There he found thousands of devout Jews dedicating their lives to the study of Torah and living in abject poverty such as he had never seen. His guides were anxious for Straus to view historical sights and tourist attractions which were the pride of Jerusalem, but Nathan insisted on visiting the "real" city within the walls, the habitations and institutions of the impoverished residents.

The destitute masses rent his heart. Large families crowded into crumbling, one-room hovels, yeshivas housed in squalid shacks, cheder children huddled on bare stone floors, and synagogues that bespoke the privation and penury of their congregants, all brought tears to his eyes. Like a man possessed, he trudged day after day down the narrow, winding alleys around the Damascus Gate, through Battei Machse, along Rechov Hayehudim.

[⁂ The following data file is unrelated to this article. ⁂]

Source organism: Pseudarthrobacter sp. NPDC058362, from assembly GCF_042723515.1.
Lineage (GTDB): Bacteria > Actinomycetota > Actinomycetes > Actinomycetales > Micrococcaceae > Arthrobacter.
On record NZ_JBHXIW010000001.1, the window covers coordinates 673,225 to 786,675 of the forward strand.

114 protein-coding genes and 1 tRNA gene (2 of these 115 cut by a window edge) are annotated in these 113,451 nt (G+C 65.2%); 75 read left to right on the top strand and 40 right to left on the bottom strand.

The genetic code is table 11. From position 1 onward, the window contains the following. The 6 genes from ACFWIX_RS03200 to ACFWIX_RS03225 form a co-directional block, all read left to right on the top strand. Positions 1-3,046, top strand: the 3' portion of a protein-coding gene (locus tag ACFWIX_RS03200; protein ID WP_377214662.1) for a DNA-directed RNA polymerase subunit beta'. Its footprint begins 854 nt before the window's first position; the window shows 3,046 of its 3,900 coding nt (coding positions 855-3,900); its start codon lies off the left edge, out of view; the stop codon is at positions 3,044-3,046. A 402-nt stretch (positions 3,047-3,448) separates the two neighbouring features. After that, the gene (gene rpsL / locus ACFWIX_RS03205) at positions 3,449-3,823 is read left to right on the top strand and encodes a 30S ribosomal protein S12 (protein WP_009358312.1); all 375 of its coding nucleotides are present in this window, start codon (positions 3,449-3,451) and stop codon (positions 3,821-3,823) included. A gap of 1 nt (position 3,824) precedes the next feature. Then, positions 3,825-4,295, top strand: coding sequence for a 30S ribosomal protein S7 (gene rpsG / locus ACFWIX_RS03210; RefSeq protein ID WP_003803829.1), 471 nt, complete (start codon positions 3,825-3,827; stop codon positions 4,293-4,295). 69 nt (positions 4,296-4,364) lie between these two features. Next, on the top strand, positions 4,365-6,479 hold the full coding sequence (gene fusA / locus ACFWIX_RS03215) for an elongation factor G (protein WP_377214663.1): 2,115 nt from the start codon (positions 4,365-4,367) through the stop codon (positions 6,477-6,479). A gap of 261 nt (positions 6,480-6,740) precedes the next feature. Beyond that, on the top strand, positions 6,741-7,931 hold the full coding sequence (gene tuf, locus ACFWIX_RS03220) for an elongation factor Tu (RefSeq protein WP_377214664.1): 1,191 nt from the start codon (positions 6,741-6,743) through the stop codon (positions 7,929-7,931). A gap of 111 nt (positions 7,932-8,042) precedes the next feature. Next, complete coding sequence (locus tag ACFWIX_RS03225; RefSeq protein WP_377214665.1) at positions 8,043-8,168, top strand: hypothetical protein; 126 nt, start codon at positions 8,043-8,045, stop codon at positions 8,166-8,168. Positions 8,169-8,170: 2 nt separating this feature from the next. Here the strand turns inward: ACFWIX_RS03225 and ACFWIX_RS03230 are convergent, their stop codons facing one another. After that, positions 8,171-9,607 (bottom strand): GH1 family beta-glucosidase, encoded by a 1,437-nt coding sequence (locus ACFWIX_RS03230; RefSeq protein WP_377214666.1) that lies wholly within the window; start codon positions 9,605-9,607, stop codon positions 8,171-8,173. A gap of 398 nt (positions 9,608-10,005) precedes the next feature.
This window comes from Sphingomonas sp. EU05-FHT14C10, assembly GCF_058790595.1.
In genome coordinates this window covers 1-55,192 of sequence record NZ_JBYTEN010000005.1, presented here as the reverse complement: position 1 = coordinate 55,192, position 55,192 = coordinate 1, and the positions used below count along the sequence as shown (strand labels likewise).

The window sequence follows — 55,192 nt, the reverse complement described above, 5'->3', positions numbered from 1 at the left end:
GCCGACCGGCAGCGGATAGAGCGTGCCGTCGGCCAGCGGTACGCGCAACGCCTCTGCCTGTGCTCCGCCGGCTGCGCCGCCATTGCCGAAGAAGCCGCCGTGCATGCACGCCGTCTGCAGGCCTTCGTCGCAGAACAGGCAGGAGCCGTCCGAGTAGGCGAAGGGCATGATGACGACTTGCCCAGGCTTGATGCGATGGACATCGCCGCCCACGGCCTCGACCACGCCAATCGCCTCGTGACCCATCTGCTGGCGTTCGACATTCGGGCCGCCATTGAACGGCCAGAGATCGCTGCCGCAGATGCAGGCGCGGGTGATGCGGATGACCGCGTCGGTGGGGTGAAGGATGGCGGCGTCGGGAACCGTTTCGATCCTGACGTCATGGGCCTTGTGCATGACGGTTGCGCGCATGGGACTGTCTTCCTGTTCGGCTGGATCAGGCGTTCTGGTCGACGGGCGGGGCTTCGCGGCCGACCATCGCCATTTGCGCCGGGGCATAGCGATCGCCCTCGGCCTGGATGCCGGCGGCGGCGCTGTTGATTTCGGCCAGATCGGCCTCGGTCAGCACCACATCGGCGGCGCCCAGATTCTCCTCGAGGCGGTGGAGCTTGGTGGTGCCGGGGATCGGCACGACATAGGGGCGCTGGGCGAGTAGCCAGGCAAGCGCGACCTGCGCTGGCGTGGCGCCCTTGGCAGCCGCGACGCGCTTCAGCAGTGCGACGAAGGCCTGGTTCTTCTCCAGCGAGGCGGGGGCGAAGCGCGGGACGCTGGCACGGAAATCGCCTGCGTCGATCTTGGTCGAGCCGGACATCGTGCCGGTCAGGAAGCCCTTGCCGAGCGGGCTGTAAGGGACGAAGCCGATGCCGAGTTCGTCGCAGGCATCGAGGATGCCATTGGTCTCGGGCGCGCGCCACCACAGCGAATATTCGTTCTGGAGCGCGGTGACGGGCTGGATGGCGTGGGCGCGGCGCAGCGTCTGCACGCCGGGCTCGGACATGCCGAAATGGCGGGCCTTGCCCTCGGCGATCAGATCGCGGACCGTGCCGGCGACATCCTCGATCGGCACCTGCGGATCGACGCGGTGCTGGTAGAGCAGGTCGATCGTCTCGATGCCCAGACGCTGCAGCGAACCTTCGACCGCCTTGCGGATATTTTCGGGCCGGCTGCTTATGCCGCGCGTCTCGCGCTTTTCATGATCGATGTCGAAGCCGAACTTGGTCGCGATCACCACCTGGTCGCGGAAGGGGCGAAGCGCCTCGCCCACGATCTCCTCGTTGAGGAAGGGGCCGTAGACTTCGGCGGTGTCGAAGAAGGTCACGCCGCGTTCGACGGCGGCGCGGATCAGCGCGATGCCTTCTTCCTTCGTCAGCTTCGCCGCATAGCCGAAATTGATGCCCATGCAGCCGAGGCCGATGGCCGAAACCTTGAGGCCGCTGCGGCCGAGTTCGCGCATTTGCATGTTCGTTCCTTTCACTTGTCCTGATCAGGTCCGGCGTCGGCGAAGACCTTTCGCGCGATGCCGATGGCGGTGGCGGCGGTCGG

"Mother told me that she and Uncle Isidor and Aunt Ida had become more and more frantic with Father's behavior with each passing day. The four of them were supposed to sail from Palestine to England to join their friends and business associates there on what had been billed 'the trans-Atlantic voyage of a lifetime.' Ironic, wouldn't you say? There was even a big business deal they'd been hoping to close on board the Titanic -- I think it was with Jake Astor.

"But all of their pleading and cajoling for Father to call a halt to his expeditions fell on deaf ears. He simply could not tear himself away from the Old City. In the end, Sara's parents gave up and left for England on their own, and Father barely found the time to say 'good-bye' to them. He would return each evening to the hotel room looking pale and haggard -- Mother said it was as though he could feel the suffering of the Jerusalemites on his own flesh."